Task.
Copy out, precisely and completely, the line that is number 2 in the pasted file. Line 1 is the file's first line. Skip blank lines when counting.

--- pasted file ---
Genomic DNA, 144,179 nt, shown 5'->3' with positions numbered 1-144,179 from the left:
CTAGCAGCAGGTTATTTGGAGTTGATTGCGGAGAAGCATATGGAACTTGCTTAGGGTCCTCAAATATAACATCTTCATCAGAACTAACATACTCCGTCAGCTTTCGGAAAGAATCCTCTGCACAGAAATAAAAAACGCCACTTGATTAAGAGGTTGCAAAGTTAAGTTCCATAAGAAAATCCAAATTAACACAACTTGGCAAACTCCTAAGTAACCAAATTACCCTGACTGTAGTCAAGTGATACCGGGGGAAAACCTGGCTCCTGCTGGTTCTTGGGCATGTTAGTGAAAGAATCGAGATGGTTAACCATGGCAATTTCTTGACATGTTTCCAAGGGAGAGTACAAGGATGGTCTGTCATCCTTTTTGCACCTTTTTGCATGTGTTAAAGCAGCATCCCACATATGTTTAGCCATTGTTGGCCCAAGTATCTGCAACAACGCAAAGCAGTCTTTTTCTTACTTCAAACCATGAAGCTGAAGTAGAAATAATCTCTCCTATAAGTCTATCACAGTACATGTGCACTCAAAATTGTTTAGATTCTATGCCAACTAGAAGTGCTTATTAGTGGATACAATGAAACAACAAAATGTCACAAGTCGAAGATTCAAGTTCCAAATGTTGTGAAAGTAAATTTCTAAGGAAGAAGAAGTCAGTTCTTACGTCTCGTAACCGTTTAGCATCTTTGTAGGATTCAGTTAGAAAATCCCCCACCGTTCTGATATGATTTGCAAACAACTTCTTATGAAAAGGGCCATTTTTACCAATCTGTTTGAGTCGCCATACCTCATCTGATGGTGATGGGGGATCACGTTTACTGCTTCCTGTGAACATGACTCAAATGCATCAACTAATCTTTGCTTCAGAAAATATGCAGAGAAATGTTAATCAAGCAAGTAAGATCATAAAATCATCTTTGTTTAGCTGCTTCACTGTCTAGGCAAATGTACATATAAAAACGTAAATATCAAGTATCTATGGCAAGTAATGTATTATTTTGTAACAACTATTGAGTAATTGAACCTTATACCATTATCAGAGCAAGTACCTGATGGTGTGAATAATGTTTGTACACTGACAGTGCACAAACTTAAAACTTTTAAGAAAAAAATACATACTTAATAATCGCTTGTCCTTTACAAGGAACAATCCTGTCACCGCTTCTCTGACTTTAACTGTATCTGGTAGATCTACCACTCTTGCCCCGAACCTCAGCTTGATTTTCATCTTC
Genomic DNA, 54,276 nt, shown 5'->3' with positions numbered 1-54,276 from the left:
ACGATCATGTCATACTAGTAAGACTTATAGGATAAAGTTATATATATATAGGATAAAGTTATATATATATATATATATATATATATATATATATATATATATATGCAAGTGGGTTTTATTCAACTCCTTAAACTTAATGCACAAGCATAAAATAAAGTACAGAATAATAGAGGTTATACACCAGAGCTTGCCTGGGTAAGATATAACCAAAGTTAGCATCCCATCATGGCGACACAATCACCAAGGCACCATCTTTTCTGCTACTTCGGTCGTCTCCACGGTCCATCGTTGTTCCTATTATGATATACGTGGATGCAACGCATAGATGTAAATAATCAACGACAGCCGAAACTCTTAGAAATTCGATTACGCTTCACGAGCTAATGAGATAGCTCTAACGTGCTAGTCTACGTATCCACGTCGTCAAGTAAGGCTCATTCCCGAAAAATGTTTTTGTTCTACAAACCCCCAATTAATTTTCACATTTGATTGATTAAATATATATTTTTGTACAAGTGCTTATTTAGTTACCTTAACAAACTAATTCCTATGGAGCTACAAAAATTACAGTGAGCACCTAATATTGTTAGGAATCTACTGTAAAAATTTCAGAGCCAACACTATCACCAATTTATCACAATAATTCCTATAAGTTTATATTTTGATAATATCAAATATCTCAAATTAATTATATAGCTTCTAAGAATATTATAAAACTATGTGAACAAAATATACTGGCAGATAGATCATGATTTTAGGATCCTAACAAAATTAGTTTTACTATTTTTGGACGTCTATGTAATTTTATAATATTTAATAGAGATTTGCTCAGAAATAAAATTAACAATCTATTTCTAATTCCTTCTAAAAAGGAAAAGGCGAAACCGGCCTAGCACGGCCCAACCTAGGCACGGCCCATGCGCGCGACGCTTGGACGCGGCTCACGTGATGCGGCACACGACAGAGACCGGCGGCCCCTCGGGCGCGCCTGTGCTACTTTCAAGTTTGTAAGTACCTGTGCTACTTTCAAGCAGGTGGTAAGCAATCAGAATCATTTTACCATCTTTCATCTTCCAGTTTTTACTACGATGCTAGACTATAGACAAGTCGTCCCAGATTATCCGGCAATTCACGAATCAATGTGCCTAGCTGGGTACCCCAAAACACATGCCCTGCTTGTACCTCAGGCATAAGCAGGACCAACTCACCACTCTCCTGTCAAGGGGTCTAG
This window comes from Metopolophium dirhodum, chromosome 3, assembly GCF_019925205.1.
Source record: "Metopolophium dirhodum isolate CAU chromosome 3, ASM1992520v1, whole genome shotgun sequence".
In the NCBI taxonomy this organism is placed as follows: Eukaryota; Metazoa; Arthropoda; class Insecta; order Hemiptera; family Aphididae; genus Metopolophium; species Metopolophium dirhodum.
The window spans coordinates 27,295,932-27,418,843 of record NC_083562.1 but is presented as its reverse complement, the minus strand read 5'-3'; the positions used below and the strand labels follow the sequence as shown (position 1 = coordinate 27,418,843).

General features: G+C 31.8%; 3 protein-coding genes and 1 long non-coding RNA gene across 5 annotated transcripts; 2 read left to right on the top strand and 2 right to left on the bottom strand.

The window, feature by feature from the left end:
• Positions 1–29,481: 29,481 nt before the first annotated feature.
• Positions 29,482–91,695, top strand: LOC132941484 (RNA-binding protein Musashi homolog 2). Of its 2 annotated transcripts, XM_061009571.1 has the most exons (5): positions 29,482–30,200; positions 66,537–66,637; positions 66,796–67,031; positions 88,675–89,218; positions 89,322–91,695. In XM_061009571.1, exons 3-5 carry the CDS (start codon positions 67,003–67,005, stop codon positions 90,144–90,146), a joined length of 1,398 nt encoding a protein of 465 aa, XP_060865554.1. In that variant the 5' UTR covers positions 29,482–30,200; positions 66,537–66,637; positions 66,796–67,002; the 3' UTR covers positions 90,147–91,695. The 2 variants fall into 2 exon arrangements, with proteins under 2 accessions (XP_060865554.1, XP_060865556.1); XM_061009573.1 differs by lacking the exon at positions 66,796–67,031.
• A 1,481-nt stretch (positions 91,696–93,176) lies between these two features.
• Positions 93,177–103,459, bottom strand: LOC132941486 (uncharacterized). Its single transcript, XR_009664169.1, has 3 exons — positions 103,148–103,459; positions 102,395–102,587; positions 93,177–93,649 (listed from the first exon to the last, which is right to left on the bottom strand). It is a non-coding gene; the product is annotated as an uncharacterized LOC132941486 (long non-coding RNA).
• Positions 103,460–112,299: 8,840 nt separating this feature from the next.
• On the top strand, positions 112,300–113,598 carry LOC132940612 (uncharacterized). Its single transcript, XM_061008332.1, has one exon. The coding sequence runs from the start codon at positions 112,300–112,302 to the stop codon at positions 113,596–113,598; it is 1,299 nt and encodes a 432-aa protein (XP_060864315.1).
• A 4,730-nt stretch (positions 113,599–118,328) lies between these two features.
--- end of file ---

CTAGCAGCAGGTTATTTGGAGTTGATTGCGGAGAAGCATATGGAACTTGCTTAGGGTCCTCAAATATAACATCTTCATCAGAACTAACATACTCCGTCAGCTTTCGGAAAGAATCCTCTGCACAGAAATAAAAAACGCCACTTGATTAAGAGGTTGCAAAGTTAAGTTCCATAAGAAAATCCAAATTAACACAACTTGGCAAACTCCTAAGTAACCAAATTACCCTGACTGTAGTCAAGTGATACCGGGGGAAAACCTGGCTCCTGCTGGTTCTTGGGCATGTTAGTGAAAGAATCGAGATGGTTAACCATGGCAATTTCTTGACATGTTTCCAAGGGAGAGTACAAGGATGGTCTGTCATCCTTTTTGCACCTTTTTGCATGTGTTAAAGCAGCATCCCACATATGTTTAGCCATTGTTGGCCCAAGTATCTGCAACAACGCAAAGCAGTCTTTTTCTTACTTCAAACCATGAAGCTGAAGTAGAAATAATCTCTCCTATAAGTCTATCACAGTACATGTGCACTCAAAATTGTTTAGATTCTATGCCAACTAGAAGTGCTTATTAGTGGATACAATGAAACAACAAAATGTCACAAGTCGAAGATTCAAGTTCCAAATGTTGTGAAAGTAAATTTCTAAGGAAGAAGAAGTCAGTTCTTACGTCTCGTAACCGTTTAGCATCTTTGTAGGATTCAGTTAGAAAATCCCCCACCGTTCTGATATGATTTGCAAACAACTTCTTATGAAAAGGGCCATTTTTACCAATCTGTTTGAGTCGCCATACCTCATCTGATGGTGATGGGGGATCACGTTTACTGCTTCCTGTGAACATGACTCAAATGCATCAACTAATCTTTGCTTCAGAAAATATGCAGAGAAATGTTAATCAAGCAAGTAAGATCATAAAATCATCTTTGTTTAGCTGCTTCACTGTCTAGGCAAATGTACATATAAAAACGTAAATATCAAGTATCTATGGCAAGTAATGTATTATTTTGTAACAACTATTGAGTAATTGAACCTTATACCATTATCAGAGCAAGTACCTGATGGTGTGAATAATGTTTGTACACTGACAGTGCACAAACTTAAAACTTTTAAGAAAAAAATACATACTTAATAATCGCTTGTCCTTTACAAGGAACAATCCTGTCACCGCTTCTCTGACTTTAACTGTATCTGGTAGATCTACCACTCTTGCCCCGAACCTCAGCTTGATTTTCATCTTC